Jim said...

Tamino had a post in June about Gasparrini et al. His conclusion was
"There's no sign at all of any excess mortality due to cold temperatures. As for hot spells, the effect is not only present, it’s quite pronounced."
Killer Heat
Worth reading.

Nick Palmer said...
This comment has been removed by the author.
Nick Palmer said...

David Appell wrote: "Deniers are fond of complaining that the word "denier" unfairly compares them to Holocaust deniers. I've never thought that"

Climate science delusionists often get very hot under the collar if you describe them as deniers. To my knowledge, drug addicts and alcoholics don't winge that one is comparing them to Holocaust deniers when one points out that they are in denial about their problems, but maybe they can think straighter than climate science denialists do?

I wonder what the total accumulated "body count" from Holocaust denial, from the past and today, actually is? How much is it likely to be added to in future? I also wonder what the total body count from climate science denialism might turn out to be, should too many of the voting general public get their minds too twisted by it so we never get sufficient early political motivation to avoid the bad consquences.

I suspect that the potential that climate science denialism holds for generating humongous body counts outranks that from Holocaust denialism by orders of magnitude so isn't it arguable that climate science denialists who think they are being compared to Holocaust deniers should actually realise that, if it was true, that they should consider that they are being treated with kid gloves?

Unknown said...

David, you snarkily corrected me: The melting of floating ice does not cause sea level to rise. This is Physics 101.

You are correct. However, I didn't make that claim. I wrote:

Polar ice melt has not caused sea level to rise, so far (although it may do so in the future).

Melting of Antarctic ice over land would indeed cause sea level to rise. I am concerned about this possibility. No doubt, you are too.

Cheers
David in Cal

dave said...

David in Cal is concerned that "Melting of Antarctic ice over land would indeed cause sea level to rise", as it will in the long term, but the more immediate threat is melting of the Antarctic ice shelves and speeding of glaciers feeding these shelves.

Such snarky equivocation by David in Cal trying to defend his denial.

Unknown said...

Which is the more urgent problem: Climate change or Islamic terrorism? The people David quoted say that the latter is more urgent. For this, they were tarred as "deniers". The trouble with that word is that it ends intelligent debate. The discussion descends to childish name-calling.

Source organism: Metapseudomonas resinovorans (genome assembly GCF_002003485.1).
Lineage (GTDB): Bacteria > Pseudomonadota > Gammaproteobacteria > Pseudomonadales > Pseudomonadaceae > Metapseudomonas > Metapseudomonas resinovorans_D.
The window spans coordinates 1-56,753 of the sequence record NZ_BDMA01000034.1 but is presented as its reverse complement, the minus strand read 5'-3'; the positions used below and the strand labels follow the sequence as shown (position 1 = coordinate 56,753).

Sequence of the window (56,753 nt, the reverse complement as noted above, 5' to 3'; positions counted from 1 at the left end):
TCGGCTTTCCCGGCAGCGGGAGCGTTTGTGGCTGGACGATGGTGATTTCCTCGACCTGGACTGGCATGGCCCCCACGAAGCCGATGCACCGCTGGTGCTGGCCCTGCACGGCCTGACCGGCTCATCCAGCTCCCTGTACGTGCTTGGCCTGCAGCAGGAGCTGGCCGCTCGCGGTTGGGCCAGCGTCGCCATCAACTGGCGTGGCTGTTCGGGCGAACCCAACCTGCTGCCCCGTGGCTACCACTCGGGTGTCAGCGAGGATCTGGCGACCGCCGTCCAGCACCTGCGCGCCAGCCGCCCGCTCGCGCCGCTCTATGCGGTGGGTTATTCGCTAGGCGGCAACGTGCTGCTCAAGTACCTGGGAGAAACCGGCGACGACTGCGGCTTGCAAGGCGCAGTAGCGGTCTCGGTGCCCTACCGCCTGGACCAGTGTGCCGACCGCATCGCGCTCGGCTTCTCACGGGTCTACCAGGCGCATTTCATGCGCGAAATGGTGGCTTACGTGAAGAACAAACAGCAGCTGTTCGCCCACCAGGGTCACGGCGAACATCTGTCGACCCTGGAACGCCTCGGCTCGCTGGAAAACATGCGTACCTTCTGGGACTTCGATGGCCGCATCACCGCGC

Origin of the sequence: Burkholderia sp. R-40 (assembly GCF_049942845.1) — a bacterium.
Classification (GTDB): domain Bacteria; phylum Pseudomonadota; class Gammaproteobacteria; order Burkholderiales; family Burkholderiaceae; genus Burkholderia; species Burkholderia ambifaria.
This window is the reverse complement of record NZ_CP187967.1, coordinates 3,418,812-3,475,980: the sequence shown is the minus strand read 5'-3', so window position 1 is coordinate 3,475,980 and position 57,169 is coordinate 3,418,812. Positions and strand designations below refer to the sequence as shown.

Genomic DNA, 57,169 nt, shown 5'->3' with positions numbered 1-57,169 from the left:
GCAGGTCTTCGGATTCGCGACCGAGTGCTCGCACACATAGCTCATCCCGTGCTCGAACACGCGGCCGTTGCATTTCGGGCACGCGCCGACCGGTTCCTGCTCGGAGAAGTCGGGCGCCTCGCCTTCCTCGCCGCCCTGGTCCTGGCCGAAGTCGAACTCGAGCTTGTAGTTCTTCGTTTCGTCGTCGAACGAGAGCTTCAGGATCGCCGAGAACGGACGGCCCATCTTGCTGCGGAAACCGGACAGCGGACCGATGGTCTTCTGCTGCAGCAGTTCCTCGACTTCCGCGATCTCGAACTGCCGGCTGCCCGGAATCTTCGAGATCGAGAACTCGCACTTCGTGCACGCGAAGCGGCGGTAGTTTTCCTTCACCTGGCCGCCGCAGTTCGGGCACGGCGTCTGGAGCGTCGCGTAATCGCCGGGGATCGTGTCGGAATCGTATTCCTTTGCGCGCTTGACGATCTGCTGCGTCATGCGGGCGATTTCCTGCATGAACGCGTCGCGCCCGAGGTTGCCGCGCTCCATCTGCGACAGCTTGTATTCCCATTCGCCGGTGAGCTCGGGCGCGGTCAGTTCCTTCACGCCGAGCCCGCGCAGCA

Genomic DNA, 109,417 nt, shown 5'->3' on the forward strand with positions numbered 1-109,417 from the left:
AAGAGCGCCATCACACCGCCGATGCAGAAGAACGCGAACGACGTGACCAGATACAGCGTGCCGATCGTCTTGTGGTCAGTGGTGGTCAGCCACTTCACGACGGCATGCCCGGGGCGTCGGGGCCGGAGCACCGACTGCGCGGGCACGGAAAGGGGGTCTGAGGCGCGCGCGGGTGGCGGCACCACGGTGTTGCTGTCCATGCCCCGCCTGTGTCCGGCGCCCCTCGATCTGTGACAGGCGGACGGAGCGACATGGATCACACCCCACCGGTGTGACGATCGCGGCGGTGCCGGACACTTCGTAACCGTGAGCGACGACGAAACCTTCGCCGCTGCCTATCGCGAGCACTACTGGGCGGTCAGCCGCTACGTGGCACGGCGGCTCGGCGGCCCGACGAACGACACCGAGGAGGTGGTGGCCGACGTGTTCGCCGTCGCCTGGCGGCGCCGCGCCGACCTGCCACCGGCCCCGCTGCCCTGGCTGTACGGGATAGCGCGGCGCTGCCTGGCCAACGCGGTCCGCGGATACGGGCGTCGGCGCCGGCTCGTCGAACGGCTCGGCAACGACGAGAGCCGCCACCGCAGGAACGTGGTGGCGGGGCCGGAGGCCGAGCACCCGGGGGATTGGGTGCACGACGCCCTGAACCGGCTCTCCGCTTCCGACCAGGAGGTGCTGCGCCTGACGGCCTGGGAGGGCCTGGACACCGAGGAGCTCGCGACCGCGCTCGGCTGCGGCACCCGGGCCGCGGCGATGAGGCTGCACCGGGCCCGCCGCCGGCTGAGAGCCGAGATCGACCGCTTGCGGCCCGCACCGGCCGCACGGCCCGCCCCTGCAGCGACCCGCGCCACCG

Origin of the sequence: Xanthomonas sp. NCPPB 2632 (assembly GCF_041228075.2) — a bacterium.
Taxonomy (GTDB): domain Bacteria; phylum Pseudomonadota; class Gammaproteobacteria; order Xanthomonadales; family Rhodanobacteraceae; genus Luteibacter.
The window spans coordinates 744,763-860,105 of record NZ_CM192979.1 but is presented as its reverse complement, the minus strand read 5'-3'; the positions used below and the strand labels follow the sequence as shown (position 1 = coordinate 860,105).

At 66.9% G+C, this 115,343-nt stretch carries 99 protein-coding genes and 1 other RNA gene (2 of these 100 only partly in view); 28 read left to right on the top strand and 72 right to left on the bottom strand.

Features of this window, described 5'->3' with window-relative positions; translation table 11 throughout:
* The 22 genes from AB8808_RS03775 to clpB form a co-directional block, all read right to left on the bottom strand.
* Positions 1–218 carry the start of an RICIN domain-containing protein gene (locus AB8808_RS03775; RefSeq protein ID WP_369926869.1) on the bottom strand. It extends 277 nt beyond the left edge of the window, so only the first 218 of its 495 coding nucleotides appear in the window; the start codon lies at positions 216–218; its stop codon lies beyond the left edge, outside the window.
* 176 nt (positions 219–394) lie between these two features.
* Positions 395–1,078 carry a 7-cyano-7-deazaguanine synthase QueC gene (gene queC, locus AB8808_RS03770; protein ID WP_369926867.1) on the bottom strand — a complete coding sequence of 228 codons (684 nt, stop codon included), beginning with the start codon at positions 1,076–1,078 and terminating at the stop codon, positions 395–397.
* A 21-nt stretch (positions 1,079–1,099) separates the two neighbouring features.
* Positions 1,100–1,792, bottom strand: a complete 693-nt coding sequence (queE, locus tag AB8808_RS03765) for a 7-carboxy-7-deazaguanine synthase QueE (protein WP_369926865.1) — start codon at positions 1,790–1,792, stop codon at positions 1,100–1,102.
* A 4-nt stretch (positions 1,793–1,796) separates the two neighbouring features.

I think these people have a valid argument. Climate change might do tremendous harm in the future. However, the satellite measurements show that since 1979, temperatures have risen at a rate less than 1.5 deg C per century. And, this small amount of warming along with increased CO2 may have done more good than harm. They helped increase the world's food supply. They helped green the planet by increasing the world's forested areas. This is not to deny that climate change might do great harm at some point in the future.

Furthermore, under current technology we have no way to stop the increase in atmospheric CO2. Conservation, wind and solar are great, but they won't be enough to prevent the continued rise of atmospheric CO2. Developing countries such as China and India are going to burn greater amounts of fossil fuels, because these are the cheapest form of energy.

OTOH, by one count, Islamic terrorists have carried out over 27,000 deadly terror attacks since 9/11. And, these attacks could become worse due to the current mass migration.

Of course there are good arguments that climate change is a more urgent problem than Islamic terrorism. My point is that people ought to look at all the facts and sensibly set priorities. Calling someone a "climate denier" or an "Islamic terrorism denier" doesn't help.

Cheers
David in Cal

David Appell said...

"However, the satellite measurements show that since 1979, temperatures have risen at a rate less than 1.5 deg C per century."

Bull. You cannot linearly extrapolate less than 40 years of data for 100 years into the future.

"And, this small amount of warming along with increased CO2 may have done more good than harm."

Prove it.

"They helped increase the world's food supply."

False.

“For wheat, maize and barley, there is a clearly negative response of global yields to increased temperatures. Based on these sensitivities and observed climate trends, we estimate that warming since 1981 has resulted in annual combined losses of these three crops representing roughly 40 Mt or $5 billion per year, as of 2002.”